The final nail in the coffin? Overtime rule is 'invalid,' court says
Update: This story has been updated to reflect that a motion to intervene filed by the Texas AFL-CIO also was denied Aug. 31.
- A federal judge ruled Aug. 31 that the Obama administration's overtime rule is "invalid," completing what may prove to be the final step in the rule's slow demise.
- While an appeals court was busy debating the appropriateness of the injunction that initially halted the rule, a lower court judge reviewed the rule on its merits and found that the U.S. Department of Labor (DOL) did not have the authority to issue a rule that effectively eliminates the Fair Labor Standards Act's duties tests. He also noted that because the rule itself is unlawful, the automatic updates that it included are unlawful, too.
- The ruling wasn't totally unexpected, but could have implications for DOL's ability to regulate in the future.
On one hand, the ruling is largely "beating a dead horse," according to Eric B. Meyer, a partner at Dilworth Paxson and author of The Employer Handbook. That's because President Donald Trump's DOL is already reviewing the overtime rule and considering a lower salary threshold, he told HR Dive.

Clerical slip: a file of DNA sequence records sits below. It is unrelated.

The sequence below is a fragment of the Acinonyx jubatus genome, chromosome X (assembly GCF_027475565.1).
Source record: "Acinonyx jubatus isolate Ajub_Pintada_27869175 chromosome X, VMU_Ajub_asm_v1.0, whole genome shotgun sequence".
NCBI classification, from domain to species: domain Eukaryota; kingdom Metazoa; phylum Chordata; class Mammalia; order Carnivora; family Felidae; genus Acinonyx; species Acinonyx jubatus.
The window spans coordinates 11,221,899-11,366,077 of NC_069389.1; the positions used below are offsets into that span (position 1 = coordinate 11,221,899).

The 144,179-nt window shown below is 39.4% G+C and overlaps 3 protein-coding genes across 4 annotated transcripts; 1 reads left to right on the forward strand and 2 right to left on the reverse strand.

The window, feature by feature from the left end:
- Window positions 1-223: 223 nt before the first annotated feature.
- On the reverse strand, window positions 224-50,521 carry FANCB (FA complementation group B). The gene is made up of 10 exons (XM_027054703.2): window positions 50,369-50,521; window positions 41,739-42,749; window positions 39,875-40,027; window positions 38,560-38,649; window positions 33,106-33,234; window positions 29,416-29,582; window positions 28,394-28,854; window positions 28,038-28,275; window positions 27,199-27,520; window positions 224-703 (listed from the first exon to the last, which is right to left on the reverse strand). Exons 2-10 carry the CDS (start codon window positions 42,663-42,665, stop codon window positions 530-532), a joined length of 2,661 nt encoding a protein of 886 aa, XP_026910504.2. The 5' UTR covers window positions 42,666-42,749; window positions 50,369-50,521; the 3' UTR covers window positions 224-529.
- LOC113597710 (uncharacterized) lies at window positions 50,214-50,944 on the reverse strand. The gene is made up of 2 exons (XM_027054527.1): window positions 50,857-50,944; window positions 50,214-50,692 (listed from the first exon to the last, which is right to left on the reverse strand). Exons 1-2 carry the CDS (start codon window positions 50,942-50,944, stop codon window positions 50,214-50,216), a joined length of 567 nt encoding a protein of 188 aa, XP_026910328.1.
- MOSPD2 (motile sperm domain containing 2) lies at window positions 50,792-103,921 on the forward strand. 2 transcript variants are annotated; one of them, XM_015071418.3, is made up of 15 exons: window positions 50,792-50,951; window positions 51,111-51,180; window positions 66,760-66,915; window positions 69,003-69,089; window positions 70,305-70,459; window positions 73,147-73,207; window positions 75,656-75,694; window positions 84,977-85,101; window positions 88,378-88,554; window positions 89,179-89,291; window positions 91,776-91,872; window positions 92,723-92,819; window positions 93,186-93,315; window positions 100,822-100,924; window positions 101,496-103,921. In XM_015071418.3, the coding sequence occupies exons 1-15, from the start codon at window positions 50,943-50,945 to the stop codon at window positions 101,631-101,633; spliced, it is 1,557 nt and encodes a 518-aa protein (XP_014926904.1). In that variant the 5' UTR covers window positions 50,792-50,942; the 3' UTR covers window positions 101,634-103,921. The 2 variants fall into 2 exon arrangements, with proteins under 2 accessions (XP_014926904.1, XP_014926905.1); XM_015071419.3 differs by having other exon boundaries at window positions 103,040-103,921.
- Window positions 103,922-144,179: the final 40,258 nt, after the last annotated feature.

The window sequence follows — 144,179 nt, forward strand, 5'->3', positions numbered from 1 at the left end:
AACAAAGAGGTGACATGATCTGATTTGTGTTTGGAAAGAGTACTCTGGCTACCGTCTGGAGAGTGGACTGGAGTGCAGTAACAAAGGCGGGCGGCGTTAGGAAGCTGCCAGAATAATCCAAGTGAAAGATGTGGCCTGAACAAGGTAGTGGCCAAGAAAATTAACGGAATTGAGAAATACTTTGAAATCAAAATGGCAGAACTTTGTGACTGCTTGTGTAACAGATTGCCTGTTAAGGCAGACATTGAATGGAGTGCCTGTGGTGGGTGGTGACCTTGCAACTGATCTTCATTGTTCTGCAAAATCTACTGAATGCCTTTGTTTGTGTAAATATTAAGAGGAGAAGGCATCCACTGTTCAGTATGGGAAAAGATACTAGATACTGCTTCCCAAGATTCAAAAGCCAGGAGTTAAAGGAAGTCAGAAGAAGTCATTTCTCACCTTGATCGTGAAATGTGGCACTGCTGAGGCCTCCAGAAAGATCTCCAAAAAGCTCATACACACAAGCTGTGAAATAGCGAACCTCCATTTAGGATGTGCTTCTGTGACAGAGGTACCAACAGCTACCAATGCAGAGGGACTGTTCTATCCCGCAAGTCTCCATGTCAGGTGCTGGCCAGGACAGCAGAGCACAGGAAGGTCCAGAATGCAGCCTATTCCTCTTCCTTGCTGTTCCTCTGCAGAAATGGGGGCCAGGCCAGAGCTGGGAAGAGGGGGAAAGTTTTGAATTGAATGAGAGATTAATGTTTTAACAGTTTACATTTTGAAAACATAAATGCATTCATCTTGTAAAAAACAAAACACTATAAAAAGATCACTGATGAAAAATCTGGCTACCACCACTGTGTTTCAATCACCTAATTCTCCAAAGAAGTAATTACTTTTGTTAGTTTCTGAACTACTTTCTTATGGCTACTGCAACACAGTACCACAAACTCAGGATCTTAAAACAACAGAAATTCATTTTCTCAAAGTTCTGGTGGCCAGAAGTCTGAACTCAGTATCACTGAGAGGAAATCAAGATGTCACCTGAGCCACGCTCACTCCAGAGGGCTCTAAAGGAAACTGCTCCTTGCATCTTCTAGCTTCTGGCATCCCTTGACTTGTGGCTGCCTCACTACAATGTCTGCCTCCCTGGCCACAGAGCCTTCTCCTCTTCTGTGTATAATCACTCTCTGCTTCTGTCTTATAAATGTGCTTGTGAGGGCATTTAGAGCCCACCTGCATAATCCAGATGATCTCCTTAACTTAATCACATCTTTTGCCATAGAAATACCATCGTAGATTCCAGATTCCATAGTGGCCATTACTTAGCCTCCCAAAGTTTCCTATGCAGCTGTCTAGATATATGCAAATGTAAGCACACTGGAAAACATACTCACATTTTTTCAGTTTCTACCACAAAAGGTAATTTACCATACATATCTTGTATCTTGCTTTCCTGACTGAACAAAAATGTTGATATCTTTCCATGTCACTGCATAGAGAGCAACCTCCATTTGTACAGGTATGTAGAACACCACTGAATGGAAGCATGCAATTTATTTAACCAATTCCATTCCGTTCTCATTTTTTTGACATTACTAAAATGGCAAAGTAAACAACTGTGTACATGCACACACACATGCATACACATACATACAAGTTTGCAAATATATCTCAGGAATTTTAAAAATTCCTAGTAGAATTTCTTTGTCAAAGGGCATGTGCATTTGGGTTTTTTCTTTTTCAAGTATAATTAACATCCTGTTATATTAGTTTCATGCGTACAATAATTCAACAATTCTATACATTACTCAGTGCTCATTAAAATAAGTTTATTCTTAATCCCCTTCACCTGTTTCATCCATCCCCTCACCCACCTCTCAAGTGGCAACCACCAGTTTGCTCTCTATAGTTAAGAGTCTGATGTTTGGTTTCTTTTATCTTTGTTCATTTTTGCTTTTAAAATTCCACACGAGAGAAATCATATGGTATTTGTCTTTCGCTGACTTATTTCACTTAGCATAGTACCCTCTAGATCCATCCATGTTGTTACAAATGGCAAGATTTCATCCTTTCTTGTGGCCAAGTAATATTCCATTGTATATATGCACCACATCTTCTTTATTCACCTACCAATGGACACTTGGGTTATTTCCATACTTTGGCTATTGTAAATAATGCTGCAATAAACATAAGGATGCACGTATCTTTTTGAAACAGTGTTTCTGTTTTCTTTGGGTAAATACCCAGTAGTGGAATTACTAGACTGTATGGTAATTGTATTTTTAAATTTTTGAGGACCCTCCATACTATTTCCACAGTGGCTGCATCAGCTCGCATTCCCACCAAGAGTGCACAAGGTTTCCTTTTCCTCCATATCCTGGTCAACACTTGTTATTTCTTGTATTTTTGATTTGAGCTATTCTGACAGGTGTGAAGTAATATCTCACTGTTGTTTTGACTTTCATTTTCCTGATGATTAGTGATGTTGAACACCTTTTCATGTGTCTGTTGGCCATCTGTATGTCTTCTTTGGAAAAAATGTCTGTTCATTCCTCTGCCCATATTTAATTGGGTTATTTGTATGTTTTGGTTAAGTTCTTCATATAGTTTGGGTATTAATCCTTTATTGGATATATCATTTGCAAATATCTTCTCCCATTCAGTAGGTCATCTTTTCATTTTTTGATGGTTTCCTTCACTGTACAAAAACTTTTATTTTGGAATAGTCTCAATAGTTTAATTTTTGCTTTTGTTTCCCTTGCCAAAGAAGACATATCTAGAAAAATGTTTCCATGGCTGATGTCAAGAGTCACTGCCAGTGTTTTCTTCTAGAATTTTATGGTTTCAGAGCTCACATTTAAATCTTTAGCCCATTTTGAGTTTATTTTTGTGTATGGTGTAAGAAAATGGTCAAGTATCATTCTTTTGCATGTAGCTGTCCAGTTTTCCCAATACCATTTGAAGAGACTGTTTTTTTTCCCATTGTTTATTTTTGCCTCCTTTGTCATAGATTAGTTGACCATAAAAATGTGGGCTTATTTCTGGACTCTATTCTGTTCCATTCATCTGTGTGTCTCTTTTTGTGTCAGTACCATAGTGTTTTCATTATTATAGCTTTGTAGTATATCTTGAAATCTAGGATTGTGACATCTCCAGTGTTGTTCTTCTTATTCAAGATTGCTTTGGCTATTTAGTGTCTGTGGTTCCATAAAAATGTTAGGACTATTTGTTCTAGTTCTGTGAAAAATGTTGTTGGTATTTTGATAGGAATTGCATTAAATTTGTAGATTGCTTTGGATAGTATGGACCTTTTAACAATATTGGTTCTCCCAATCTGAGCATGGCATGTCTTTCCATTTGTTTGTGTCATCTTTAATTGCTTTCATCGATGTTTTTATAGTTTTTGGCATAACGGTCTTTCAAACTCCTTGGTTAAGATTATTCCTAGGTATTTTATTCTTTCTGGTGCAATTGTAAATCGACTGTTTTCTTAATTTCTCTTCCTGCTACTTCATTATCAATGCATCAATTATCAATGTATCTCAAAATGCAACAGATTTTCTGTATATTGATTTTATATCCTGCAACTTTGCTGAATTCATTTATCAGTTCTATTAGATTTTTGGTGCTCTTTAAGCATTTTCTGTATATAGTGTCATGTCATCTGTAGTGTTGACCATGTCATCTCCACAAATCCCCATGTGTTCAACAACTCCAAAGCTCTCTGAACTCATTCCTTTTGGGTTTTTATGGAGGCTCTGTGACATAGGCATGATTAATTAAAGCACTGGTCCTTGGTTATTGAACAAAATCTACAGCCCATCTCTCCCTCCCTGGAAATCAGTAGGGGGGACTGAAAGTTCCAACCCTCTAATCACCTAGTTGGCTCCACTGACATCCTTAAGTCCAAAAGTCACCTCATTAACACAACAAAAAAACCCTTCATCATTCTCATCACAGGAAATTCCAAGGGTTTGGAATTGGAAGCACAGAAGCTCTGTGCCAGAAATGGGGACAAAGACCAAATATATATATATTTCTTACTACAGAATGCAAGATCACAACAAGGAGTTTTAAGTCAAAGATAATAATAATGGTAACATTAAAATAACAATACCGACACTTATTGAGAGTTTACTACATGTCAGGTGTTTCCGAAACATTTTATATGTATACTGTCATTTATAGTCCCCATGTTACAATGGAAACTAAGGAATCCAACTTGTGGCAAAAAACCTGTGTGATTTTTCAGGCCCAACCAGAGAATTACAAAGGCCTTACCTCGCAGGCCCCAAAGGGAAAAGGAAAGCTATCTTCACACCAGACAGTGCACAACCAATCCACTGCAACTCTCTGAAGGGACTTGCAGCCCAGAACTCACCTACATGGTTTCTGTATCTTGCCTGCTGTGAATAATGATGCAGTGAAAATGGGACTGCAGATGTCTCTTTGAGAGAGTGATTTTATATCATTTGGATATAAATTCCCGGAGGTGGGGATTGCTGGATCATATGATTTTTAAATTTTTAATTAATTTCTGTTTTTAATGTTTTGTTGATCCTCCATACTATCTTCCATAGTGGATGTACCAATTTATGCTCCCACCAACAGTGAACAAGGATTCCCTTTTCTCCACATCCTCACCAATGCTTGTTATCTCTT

And as for the judge questioning DOL's authority, Meyer said it likely won't prevent the the agency from now adopting a new threshold. The judge acknowledged that DOL is empowered to establish a salary level, "but it's got to be reasonable," he explained. The court also denied a request filed by the Texas AFL-CIO to take over the defense of the rule.
But there could be at least one more issue to sort out: a lawsuit filed against Chipotle that alleges the injunction halting the rules never applied to private employers. And, theoretically, someone could appeal this decision, too, Meyer said. But among all the confusion, one thing's for sure: "The Department of Labor is not going to adopt the Obama administration’s final rule."
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